My inability to write to order was never more strikingly demonstrated than by my song "1822," which has cost me more work than anything else in my life. It is a light, "story"-song, and has in it a great many modulations. To produce these I worked very hard, and sat up half the night for many nights together. Messrs. Chappell, my publishers, were pressing me for it, and I was receiving constant letters from them asking when it would be ready. At length, they sent me this telegram: "Is it a song or an oratorio you are writing? "Their impatience was natural, but 1 could not give them the thing until it was as complete as I wanted it to be. Eventually, I did get it just as I wanted, and then I sent it to them.
In contradistinction to the time I took over "1822" was the rapidity with which 1 set "The Perfect Flower."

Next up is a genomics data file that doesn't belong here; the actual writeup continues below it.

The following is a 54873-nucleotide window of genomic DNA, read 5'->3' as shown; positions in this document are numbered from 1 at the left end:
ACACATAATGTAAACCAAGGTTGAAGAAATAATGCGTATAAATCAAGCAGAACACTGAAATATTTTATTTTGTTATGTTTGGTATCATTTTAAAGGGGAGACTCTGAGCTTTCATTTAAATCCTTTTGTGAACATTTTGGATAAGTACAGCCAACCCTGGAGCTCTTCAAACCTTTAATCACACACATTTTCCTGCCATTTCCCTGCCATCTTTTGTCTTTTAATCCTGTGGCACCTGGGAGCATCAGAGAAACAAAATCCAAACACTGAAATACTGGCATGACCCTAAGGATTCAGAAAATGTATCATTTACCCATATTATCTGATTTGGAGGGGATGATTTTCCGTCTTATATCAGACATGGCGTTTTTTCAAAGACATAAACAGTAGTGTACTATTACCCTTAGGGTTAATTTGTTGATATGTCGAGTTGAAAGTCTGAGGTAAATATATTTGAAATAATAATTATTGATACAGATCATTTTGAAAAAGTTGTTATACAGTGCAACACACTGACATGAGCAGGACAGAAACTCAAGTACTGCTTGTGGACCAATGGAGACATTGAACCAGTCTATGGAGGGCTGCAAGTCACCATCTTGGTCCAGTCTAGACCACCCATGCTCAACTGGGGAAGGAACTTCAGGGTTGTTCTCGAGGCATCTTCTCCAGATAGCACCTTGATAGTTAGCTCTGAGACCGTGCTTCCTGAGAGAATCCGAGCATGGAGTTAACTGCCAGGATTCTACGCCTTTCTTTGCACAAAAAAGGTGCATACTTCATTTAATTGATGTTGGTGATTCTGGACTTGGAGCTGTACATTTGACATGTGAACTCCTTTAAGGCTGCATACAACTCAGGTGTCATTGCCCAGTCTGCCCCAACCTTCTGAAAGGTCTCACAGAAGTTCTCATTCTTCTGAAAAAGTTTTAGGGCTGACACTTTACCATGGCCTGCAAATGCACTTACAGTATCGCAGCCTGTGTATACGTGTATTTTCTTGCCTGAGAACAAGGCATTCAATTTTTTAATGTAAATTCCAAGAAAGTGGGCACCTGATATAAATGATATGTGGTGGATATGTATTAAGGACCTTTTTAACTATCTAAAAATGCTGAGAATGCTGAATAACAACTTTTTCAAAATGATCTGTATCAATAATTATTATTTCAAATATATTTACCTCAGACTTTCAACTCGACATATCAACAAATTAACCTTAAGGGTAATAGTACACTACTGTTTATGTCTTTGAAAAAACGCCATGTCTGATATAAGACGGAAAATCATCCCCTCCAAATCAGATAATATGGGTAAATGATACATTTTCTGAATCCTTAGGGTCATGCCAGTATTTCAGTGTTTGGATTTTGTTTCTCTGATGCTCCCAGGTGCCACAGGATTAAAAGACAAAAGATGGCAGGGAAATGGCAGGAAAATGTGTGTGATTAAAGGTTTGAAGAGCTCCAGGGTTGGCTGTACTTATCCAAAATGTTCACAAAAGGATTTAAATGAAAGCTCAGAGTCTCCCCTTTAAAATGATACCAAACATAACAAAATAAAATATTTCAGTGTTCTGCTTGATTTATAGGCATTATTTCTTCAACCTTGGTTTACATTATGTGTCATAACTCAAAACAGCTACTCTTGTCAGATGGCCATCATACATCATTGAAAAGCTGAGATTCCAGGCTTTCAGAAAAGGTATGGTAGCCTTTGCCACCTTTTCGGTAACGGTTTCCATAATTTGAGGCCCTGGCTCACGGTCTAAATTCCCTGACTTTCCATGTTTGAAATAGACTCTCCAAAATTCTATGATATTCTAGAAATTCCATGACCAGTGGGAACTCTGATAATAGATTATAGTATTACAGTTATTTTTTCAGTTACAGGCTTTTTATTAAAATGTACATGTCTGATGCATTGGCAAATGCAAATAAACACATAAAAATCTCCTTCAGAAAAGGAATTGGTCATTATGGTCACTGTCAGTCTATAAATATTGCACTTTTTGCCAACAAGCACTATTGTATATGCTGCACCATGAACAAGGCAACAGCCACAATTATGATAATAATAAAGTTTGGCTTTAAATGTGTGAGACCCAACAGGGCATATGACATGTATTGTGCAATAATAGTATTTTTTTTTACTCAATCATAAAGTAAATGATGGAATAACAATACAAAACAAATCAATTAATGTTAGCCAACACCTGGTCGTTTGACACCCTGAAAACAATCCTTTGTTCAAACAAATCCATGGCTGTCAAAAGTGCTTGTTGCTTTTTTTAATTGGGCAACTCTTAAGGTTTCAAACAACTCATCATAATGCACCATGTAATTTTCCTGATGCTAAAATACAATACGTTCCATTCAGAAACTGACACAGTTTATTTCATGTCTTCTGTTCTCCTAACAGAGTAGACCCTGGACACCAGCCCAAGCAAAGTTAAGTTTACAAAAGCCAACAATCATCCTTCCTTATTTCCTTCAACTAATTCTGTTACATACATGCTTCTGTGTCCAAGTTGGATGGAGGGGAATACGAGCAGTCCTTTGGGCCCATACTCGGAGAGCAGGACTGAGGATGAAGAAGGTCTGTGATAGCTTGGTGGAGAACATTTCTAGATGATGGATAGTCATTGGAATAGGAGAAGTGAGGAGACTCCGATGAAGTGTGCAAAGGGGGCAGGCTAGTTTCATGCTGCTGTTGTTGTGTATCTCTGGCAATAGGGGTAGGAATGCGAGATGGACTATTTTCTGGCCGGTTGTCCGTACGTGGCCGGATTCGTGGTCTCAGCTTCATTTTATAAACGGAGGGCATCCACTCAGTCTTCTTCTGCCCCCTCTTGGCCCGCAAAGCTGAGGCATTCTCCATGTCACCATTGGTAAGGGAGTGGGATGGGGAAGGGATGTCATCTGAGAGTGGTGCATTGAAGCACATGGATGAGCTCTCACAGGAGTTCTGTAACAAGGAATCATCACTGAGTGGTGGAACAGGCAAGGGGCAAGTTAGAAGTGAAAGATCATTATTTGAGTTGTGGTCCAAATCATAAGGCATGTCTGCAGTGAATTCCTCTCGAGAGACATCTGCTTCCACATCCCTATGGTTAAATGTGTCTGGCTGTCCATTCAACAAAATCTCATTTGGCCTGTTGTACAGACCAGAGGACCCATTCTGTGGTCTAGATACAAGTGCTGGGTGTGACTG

One day Mr. Teschemacher, who has written the lyrics of so many of my songs, came to see me. He brought some verses with him, and I was greatly taken with them. He left me at a quarter-past five with the words, "I shall hope for good news of that song soon." As soon as he had left, I went to the piano and began the song. In little more than half an hour it was finished, for at five minutes to six I wrote him a letter of four words - "I have done it." Although "The Perfect Flower" has never been a popular song I have always regarded it as one of the best of my quiet songs.
"Because," which is, I suppose, my most popular song - some two hundred thousand copies having been sold in the five years which have elapsed since it was published - was composed almost as rapidly. In part, it owed its origin to the fact that Mr. Denham Price used to sit by the piano and egg me on to write it. Indeed, he left me no peace until I did write it, and that may have stimulated me to the work.
Although I have said I rarely change anything after a song is once written - I often
The Arts work up the harmony later - yet in "Because" I did make a change in the setting of the line "Because you speak to me in accents sweet," which, by the way, most singers hurry unduly instead of singing it smoothly and roundly.